Every Wednesday worm scientists of all kinds post on Twitter for #wormwednesday. Last week Earthworm Watch scientist Victoria Burton took over the @EarthwormWatch account to answer questions on Twitter about earthworms:
As Victoria Burton, lead scientist for Earthworm Watch has previously reported, earthworms are a vital source of food for many small invertebrates including flies, beetles, slugs and leeches. Without earthworms in our garden soils mammals such as badgers, moles and our beloved hedgehogs would struggle at certain times of the year to find enough food.
Mission: Invertebrate is a Royal Parks Project funded by People’s Postcode Lottery. This project focuses on the plight of invertebrates across the Royal Parks and beyond. Invertebrates are often the underdog of conservation, and not usually given a look in when in competition with much ‘cuter’ and more ‘cuddly’ animals. We want people to understand and discover how truly amazing invertebrates are, and how we can help them, at a time when they need us the most.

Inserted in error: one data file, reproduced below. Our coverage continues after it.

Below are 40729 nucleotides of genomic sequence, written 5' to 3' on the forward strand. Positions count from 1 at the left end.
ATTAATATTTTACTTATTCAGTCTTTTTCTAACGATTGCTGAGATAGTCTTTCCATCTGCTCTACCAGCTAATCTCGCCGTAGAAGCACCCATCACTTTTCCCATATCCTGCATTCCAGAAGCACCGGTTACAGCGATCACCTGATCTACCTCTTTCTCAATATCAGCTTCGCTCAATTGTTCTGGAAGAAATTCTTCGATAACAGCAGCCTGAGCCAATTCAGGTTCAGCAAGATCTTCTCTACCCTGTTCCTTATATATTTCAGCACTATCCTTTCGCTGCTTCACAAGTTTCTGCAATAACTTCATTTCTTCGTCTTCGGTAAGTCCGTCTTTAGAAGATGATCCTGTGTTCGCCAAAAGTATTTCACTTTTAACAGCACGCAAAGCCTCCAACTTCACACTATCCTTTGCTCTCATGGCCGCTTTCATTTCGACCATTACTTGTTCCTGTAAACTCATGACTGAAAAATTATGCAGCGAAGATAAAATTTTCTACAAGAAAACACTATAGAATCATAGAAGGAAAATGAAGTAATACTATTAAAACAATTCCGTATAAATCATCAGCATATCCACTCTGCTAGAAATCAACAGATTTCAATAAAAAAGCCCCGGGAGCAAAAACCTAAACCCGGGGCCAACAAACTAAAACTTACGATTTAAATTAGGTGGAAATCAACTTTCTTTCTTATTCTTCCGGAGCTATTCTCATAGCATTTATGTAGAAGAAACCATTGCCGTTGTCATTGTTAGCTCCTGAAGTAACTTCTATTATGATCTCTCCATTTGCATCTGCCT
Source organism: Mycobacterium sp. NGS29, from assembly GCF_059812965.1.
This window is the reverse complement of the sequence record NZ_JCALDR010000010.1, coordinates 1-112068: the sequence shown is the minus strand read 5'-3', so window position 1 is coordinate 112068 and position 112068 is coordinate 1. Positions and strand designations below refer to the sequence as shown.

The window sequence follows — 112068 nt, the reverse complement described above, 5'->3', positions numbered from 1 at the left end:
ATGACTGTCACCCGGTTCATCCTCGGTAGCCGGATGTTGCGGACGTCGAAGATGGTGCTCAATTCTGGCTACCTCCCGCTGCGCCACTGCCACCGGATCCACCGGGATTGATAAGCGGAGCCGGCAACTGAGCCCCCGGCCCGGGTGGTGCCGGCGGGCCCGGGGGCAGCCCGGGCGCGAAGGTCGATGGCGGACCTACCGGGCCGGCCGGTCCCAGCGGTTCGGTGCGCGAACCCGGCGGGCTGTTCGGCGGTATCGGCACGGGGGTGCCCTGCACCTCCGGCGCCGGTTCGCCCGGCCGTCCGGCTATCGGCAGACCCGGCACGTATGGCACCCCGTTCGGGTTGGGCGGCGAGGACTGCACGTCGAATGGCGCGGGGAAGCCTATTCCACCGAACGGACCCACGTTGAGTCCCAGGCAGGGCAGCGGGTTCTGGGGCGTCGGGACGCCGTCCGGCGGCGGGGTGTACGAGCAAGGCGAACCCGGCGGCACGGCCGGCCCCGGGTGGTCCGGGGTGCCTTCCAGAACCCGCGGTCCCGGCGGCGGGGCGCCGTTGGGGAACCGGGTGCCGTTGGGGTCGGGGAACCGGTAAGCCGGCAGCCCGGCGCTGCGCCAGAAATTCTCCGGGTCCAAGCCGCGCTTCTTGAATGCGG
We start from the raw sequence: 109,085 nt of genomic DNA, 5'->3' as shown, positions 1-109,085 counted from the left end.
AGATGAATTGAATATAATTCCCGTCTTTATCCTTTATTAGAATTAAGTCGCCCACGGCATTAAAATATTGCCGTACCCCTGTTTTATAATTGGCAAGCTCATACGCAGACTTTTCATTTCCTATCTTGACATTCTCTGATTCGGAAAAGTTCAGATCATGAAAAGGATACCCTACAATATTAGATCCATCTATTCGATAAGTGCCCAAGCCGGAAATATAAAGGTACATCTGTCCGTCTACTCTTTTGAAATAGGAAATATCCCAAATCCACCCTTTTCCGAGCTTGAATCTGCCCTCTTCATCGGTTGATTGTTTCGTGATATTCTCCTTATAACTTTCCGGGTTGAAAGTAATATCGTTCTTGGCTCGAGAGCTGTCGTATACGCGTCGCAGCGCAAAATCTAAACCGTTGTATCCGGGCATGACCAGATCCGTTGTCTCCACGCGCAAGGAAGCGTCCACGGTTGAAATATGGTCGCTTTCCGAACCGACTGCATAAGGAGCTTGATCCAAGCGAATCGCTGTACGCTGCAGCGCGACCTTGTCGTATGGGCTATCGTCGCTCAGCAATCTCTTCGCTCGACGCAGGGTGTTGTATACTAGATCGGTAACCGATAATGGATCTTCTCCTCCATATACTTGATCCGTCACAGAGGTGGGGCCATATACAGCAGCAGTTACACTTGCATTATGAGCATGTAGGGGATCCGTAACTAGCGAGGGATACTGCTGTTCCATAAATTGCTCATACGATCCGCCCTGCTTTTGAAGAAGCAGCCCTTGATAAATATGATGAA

As the evenings draw in and the temperature plummets, we know that winter has arrived. However adjusting to more hours of darkness than daylight can make the prospect of winter feel a little bleak, especially if you can’t get outside to make the most of the short window of daylight.
Festive lights seem to bring streets twinkling back to life, creating a magical atmosphere in the darkest evenings. These displays can seem like a purely human invention but did you know that fish, fungi and invertebrates can also put on a light show?